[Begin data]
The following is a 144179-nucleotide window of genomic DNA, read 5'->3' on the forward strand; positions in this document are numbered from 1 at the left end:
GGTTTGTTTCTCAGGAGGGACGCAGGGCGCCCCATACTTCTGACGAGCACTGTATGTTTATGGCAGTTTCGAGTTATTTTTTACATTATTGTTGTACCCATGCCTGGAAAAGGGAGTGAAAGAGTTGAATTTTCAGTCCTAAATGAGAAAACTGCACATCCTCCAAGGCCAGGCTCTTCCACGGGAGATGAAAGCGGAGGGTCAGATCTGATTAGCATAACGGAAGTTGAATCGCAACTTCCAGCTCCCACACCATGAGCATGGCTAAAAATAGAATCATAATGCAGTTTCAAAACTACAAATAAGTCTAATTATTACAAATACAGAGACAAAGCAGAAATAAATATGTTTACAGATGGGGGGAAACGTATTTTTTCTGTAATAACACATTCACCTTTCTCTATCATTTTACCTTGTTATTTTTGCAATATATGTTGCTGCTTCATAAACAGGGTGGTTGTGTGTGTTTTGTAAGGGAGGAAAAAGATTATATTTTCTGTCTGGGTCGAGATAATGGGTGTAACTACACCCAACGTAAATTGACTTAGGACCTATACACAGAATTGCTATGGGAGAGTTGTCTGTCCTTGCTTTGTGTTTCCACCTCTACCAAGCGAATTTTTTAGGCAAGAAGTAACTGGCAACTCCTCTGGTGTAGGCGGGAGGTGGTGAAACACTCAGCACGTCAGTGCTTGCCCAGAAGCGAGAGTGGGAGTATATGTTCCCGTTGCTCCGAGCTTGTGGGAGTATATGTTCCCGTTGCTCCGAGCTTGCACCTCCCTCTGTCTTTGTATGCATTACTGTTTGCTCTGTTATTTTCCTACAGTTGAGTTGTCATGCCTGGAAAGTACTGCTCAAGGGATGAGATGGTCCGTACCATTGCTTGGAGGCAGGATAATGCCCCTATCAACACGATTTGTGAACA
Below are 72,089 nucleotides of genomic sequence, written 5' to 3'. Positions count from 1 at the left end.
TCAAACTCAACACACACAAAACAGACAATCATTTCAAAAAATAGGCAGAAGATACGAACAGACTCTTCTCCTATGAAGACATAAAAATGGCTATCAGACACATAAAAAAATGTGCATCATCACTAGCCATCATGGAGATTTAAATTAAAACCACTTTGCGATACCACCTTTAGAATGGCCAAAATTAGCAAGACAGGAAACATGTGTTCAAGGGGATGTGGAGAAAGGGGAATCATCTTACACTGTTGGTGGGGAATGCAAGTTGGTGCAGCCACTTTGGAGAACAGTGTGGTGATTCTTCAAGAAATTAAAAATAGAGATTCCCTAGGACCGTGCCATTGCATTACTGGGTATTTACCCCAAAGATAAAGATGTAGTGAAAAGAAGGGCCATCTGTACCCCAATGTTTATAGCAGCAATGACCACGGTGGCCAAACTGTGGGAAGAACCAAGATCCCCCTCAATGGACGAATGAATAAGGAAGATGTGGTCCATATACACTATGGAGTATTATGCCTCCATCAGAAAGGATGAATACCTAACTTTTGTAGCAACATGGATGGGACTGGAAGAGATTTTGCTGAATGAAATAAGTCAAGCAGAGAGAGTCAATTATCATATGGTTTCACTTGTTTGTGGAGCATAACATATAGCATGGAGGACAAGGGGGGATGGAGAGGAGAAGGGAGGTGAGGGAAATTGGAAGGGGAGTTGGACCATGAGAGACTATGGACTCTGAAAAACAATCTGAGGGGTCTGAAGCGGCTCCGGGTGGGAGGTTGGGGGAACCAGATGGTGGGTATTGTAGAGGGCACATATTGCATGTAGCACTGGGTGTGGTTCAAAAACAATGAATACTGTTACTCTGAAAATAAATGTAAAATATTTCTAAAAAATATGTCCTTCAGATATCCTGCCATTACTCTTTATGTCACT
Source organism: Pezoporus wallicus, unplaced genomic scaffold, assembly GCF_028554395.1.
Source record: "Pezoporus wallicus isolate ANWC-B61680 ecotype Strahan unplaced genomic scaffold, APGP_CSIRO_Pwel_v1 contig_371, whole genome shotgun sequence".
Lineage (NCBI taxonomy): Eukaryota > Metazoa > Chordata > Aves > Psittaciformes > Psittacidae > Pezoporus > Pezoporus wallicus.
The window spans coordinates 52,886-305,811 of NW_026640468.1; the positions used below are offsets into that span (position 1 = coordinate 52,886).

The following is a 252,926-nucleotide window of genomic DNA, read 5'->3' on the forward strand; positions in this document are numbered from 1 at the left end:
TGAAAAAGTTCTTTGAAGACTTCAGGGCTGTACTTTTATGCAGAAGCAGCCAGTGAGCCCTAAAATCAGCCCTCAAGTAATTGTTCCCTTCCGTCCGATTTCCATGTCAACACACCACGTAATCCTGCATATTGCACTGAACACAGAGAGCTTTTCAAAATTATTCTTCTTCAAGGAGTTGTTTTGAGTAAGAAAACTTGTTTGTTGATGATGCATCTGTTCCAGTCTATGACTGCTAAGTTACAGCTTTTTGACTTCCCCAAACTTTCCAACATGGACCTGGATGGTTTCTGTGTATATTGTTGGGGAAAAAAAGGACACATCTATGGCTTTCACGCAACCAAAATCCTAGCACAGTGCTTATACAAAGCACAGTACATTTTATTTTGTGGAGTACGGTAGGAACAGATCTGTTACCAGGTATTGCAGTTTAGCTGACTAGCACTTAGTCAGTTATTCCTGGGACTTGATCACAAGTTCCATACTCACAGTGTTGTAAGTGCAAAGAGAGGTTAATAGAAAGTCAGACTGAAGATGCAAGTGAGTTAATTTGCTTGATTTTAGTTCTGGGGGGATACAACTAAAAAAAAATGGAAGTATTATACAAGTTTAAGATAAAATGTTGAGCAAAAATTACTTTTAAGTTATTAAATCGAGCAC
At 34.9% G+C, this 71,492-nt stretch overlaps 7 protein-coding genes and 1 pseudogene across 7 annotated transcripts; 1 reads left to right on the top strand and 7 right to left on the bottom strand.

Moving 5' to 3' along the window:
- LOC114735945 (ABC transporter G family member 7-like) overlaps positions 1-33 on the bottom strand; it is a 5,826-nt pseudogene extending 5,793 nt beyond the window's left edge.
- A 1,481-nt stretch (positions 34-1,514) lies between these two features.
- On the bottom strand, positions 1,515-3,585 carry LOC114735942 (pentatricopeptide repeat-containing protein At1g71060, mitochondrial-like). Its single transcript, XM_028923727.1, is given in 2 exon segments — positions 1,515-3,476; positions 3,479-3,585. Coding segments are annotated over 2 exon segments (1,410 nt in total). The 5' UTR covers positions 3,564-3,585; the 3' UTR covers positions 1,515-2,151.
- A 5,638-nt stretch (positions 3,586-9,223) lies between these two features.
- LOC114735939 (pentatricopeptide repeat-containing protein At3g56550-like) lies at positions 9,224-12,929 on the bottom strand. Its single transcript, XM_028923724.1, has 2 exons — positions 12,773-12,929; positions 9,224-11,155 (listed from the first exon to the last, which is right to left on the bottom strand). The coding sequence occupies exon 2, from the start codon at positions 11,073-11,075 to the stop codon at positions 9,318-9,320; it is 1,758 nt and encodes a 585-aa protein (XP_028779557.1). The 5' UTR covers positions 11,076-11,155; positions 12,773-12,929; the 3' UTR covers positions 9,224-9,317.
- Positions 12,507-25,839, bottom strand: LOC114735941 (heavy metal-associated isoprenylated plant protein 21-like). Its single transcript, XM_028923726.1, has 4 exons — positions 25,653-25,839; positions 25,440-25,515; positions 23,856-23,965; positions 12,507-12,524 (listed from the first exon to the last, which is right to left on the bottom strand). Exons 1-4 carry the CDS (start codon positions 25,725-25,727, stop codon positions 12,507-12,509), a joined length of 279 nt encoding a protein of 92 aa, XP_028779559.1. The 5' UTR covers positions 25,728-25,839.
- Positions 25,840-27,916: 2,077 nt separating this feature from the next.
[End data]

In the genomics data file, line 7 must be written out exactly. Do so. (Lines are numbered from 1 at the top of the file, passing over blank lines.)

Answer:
Lineage (NCBI taxonomy): Eukaryota > Metazoa > Chordata > Aves > Psittaciformes > Psittacidae > Pezoporus > Pezoporus wallicus.